Image by smi23le on Flickr.
Guest post by Anthony Piwarun
Like most in the SEO (search engine optimization) community, I’m always looking for ways to improve content for my clients. Whether it’s a website, blog or a press release, there is always a way to make it rank better. Recently I began optimizing profiles on LinkedIn, the social networking site for business professionals. Using my own LinkedIn profile as a test, I’ve discovered that the same principles we use in the SEO field.
For two months, I altered various fields of my profile and logged the effect on the number of searches that it appeared in according to LinkedIn analytics. While I’m not one to rely heavily on a single method of measurement, LinkedIn doesn’t offer an option for analytics so my primary method of measurement was the in-house tracking system. The results I found were conclusive: It is possible to optimize your LinkedIn profile to rank better in search.
Before diving into the results of my study, I’d like to point out a few areas that I believe are key to achieving an optimized LinkedIn profile and also give a brief “how-to” on optimization techniques.
How to handle the profile headline
The first and most important field to optimize on your LinkedIn profile is the headline. The headline field can be most equated to a meta description in SEO terminology. It’s a way to explain what you do and how you do it (in as few words as possible) to the world without having to use one of those awful labels known as a “job title.”
For my headline, I opted to go with three keywords and my contact information. For those that aren’t too familiar with LinkedIn, contacting a non-connection isn’t easy unless you’re in the same group or you have a mutual friend, so adding contact information is helpful for new business development. Like its SEO counterpart the meta description, it’s the first thing a searcher sees when searching on LinkedIn.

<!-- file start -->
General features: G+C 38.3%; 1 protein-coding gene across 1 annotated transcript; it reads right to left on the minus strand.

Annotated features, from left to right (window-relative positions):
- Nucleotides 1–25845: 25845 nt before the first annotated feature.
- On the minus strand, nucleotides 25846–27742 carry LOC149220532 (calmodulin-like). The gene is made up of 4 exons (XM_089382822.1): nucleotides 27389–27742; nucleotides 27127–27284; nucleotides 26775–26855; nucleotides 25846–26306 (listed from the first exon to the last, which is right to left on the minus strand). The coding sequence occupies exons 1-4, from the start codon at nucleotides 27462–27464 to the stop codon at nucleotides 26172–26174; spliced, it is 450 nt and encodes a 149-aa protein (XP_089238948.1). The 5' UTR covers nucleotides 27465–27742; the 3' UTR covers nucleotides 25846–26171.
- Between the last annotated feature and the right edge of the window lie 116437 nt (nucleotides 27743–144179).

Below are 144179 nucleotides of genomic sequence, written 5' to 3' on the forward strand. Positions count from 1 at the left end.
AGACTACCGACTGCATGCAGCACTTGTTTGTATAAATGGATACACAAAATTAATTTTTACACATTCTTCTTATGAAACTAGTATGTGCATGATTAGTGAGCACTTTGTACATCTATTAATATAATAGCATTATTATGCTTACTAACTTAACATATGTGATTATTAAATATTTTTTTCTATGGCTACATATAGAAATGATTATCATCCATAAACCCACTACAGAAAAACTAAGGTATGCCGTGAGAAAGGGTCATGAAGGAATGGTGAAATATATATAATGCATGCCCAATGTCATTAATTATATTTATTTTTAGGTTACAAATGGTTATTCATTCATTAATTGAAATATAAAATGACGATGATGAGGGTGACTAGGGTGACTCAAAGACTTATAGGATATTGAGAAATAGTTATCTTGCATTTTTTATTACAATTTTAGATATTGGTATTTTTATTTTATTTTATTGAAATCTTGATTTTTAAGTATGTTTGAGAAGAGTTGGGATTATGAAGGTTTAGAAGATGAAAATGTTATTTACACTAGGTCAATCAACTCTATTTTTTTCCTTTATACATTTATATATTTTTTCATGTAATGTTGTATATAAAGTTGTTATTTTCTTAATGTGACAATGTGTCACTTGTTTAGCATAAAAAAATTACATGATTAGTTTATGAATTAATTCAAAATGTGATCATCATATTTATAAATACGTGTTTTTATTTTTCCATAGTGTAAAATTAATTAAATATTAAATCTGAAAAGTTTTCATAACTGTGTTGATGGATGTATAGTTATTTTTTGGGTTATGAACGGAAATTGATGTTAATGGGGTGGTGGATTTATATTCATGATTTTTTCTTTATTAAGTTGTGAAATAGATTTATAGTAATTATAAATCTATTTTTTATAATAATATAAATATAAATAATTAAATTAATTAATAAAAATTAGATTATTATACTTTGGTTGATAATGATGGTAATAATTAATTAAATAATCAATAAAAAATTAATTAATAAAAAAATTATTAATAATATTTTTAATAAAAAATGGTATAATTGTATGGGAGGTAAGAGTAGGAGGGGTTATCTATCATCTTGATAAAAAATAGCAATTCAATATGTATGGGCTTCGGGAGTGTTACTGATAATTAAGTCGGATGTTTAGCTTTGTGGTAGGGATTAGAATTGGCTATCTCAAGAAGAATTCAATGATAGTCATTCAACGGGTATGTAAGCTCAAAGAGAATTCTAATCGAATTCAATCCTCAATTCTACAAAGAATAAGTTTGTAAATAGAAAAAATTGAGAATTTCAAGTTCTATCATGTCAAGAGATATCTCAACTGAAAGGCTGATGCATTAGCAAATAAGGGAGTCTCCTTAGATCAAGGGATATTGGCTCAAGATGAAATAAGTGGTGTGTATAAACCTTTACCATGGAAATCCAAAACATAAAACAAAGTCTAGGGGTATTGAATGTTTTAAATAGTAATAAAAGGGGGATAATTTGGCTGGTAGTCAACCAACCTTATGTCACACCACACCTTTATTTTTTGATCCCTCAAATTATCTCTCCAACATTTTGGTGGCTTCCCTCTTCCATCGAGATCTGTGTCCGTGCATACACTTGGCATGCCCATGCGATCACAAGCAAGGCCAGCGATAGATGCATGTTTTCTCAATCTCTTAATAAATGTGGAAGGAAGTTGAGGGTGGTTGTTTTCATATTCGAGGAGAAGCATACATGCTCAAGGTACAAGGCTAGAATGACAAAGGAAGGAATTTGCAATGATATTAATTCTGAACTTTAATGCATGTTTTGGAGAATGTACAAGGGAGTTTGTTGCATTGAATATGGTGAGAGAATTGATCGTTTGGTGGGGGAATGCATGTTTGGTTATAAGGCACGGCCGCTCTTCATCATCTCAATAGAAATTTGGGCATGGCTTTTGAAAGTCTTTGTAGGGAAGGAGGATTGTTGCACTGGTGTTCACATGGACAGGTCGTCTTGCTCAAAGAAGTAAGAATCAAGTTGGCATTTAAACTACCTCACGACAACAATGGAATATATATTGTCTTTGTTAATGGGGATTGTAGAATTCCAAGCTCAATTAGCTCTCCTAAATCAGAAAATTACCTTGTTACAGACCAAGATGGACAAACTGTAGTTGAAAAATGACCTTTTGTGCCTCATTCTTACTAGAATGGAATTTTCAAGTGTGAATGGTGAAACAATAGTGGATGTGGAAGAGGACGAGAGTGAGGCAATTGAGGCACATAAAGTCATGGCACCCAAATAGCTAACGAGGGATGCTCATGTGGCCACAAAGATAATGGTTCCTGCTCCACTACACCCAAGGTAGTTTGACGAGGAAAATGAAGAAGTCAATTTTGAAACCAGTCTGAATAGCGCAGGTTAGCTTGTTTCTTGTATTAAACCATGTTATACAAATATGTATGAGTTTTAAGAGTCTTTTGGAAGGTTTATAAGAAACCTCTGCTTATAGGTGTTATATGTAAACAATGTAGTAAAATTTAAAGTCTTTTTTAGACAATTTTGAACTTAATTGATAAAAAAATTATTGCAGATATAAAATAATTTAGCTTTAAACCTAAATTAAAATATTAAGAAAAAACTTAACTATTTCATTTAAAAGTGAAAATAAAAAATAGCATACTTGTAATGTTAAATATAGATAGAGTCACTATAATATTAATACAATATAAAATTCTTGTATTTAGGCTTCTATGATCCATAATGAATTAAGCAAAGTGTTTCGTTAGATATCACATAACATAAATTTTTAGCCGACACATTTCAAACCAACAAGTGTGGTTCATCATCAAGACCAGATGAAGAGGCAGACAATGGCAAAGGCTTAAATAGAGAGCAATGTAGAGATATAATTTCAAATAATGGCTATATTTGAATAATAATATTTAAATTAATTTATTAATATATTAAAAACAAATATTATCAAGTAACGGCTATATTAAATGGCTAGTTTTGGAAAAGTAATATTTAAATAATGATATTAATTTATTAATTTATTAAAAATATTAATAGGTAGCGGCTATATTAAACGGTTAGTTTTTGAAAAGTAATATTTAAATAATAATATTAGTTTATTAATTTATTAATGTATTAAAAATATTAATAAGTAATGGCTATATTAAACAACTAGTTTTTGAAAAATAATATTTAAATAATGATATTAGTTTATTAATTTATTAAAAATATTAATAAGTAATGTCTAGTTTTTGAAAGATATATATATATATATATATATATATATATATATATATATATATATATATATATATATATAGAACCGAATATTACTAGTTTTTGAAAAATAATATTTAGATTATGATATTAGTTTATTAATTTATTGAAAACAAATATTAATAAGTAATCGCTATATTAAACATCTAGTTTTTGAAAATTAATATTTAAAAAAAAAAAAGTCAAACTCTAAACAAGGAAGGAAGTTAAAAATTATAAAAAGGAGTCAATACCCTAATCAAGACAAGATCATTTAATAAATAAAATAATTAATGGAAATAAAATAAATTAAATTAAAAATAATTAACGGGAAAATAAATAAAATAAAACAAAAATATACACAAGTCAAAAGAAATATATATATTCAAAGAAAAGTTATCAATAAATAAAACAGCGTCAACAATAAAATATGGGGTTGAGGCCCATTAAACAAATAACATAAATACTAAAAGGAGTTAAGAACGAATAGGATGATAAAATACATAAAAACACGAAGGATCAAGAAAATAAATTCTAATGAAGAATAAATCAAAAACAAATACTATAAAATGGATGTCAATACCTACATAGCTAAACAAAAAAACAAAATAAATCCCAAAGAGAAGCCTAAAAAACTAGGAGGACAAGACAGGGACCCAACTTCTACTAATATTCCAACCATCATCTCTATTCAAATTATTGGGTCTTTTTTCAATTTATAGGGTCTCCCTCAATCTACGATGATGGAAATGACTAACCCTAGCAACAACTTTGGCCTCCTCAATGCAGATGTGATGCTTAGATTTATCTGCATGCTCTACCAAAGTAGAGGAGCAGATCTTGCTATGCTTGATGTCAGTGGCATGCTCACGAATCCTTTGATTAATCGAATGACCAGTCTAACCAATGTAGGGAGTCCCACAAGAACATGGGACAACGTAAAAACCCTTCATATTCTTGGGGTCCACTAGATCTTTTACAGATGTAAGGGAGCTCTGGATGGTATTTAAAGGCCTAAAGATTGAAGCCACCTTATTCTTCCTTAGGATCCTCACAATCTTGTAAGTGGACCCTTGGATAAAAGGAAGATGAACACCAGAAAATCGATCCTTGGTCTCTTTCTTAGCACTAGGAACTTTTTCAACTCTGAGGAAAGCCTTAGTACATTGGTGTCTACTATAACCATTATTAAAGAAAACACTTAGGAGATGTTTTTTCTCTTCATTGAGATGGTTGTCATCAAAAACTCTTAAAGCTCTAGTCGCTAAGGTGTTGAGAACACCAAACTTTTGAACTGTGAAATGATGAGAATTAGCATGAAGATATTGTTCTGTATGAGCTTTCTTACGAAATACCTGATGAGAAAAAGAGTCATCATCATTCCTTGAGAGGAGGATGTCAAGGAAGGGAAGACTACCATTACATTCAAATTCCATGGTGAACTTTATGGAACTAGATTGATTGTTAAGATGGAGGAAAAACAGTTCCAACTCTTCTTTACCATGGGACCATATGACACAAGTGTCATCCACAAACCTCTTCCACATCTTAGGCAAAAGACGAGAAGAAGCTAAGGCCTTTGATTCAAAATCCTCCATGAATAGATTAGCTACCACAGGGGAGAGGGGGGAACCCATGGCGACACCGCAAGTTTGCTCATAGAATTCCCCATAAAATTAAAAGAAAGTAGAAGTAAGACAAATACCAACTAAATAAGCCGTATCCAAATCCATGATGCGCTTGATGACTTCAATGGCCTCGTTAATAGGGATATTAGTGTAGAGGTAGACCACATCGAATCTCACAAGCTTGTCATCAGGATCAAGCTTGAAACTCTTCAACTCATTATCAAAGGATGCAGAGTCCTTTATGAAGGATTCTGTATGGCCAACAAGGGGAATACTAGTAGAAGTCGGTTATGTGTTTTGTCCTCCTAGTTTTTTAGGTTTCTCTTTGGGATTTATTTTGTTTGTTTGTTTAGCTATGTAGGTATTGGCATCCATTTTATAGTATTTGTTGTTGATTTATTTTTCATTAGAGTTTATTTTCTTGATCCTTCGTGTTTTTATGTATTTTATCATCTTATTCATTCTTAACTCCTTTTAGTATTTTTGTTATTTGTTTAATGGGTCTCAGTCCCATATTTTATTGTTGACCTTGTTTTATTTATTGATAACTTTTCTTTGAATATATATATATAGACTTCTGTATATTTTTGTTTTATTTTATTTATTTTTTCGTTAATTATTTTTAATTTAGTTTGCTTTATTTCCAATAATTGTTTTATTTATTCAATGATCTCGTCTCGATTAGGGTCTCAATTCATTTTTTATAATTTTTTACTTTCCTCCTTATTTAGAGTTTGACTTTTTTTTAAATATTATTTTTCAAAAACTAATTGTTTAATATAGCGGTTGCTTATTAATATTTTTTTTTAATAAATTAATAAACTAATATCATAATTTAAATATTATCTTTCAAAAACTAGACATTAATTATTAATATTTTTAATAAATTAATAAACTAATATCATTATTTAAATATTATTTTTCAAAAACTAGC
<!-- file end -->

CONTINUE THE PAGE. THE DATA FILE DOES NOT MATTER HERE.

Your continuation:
A LinkedIn summary is a chance to describe who you are, what you want to accomplish, and what you aspire to be. In SEO terms, I like to think of it as the first 100 words of the page. This is a great opportunity to add a ton of keywords, related terms, and longer, more descriptive strings. While it’s important to use your targeted phrase a few times throughout your summary, keep in mind this is a professional profile and if you sound like a robot you most likely won’t win the bid, get hired, or be able to go more than 4 consecutive hours without your coworkers calling you R2D2. Just like any effective website, a LinkedIn profile optimized with user experience in mind will get the sale long before a keyword-stuffed can of Spam.